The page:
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piyushas
Fluorite | Level 6

Hi all,

 I'm merging two datasets alldata and pubdata.  alldata has 589 observations and pubdata has 581.

 

the following code returns 34 observations:

data whyin;
merge alldata (in=a) pubdata2 (in=b);
by course;
if b and not a;
run;

 

the following code returns 551 observations:

data test;
merge alldata (in=a) pubdata2 (in=b);
by course;
if b and a;
run;

 

Shouldn't those two be adding up to 581 and not 585?

 

thanks

p.

16 REPLIES 16
Reeza
Super User
How many records do you get without any IF statement?
piyushas
Fluorite | Level 6

data test;
merge alldata (in=a) pubdata2 (in=b);
by course;
/** if b and a;**/
run;

 

this gives me 623 observations.

Reeza
Super User

So your data isn't one to one. If the data was one to one - means you have a single unique record for every course then what you expect would be true. But becuase you're likely doing a one to many or possibly many to many you don't get the results you want. 

 

Did you edit your response? I could have sworn I initially read a number less than either of your totals....

 

Anyways, you need to determine if your data is one to one or many to one and how you should merge it. 

 

piyushas
Fluorite | Level 6

sorry yes - i ran the wrong code without the if statement.  Thought i edited if before anyone read it.

KachiM
Rhodochrosite | Level 12

There are 3 possibilities:

 

A and B

A and not B

not A and B

 

Note that the first is common to both  A and B.

Reeza
Super User

Here's a quick example on how to test for something like this using the flags. Then you can filter your data and see what's happening for each set of records.

 

data class;
set sashelp.class;
run;

data class2;
set sashelp.class;
if age=12 then delete;
bmi = weight**2/height*2;
keep name bmi;
run;

proc sort data=class;
by name;
proc sort data=class2;
by name;
run;

data want;
merge class (in=a) class2(in=b);
by name;
if a and not b then flag=1;
else if a and b then flag=2;
else flag=3;

run;

Astounding
PROC Star

The issue that makes this more complex:  ALLDATA may contain multiple observations for the same COURSE.  Thus if a course exists in PUBDATA, there is no telling how many observations it will match in ALLDATA.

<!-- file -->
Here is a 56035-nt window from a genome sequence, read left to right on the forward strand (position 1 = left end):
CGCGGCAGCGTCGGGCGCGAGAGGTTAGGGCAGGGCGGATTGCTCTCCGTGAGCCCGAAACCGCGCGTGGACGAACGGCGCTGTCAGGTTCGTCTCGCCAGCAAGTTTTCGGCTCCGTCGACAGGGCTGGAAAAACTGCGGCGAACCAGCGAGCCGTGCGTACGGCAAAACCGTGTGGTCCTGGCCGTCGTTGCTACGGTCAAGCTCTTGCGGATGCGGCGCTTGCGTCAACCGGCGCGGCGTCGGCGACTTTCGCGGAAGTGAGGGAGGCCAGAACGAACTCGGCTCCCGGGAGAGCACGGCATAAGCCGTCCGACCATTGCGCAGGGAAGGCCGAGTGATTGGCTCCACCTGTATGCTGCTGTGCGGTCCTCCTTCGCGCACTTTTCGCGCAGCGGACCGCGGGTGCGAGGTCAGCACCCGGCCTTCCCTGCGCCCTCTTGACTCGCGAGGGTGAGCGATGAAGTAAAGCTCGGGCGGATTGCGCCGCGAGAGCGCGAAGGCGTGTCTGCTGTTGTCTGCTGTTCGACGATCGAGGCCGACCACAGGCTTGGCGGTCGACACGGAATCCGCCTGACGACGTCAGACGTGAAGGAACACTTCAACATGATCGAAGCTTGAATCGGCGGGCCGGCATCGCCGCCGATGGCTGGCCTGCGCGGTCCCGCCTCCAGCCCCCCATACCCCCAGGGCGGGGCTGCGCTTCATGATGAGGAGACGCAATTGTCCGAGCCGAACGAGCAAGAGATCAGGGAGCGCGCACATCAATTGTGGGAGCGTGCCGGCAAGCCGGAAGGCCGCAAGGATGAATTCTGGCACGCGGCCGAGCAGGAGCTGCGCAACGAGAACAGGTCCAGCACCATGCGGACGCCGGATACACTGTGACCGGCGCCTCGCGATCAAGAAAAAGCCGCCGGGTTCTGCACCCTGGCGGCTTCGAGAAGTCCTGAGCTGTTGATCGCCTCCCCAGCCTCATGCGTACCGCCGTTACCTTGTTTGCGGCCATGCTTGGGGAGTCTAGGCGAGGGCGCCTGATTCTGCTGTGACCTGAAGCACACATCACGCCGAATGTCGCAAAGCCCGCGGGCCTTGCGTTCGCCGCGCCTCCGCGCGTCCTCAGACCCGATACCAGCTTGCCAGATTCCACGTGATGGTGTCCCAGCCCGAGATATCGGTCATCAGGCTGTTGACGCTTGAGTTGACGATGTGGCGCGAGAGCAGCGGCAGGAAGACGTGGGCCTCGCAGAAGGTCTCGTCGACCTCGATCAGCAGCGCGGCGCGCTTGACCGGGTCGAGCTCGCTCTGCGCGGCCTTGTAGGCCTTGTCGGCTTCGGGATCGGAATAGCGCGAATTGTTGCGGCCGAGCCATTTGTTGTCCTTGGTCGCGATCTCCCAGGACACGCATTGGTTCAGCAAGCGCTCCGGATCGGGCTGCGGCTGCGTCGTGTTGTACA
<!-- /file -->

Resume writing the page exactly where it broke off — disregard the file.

piyushas
Fluorite | Level 6

Will try both those solutions and revert but I have used the following code to ensure I have just one obs for each course.  Would it not get rid of duplicates?

 

data allcourses;
set new14;
by course;
if first.course;
drop military nonmilitary total;
run;

Reeza
Super User
Yes it will, but are both of your data sets de-duplicated?
piyushas
Fluorite | Level 6

Yes, both deduped.

 

data test;
merge alldata (in=a) pubdata3 (in=b);
by course;
if a and not b then flag=1;
else if a and b then flag=2;
else flag=3;
run;

 

623 observations in total

 

flag =1 - 38 observations

flag =2 -  551 observations

flag=3 -   34 observations

 

Same as with if statements.

 

Only thing I can think of is that in one of the datasets I had to manipulate the data to get the by variable (course) in the right format.  In my first run through I got the 'by variables of multilple length...' message.  I fixed it (I think) and don't get the error message.  But when I run proc contents, this is how the variables are displayed... could this be the problem?

alldata.PNG

 

 

 

pubdata.PNG

 

 

Reeza
Super User

Look at the 34 records. You should be able to figure out the issue by examing your data. Look to see if the course values are what you expect or if you have multiple cases for example, ie "Math" is not equal to "math'. 

Tom
Super User Tom
Super User

So you have 623 total ids. Of those 551 are in both A and B and 38 are in A only and the final 34 are in B only.

What is the question at this point?

 

piyushas
Fluorite | Level 6

A&B - 551

B only - 34

 

= 585 in B.

 

Dataset B only has 581 observations to begin with.

Reeza
Super User

@piyushas wrote:

A&B - 551

B only - 34

 

= 585 in B.

 

Dataset B only has 581 observations to begin with.


 The merged result can be larger than the original data set because it now includes records from A that were not in B to start with. If you don't want that, then you can use the IN to filter your results.

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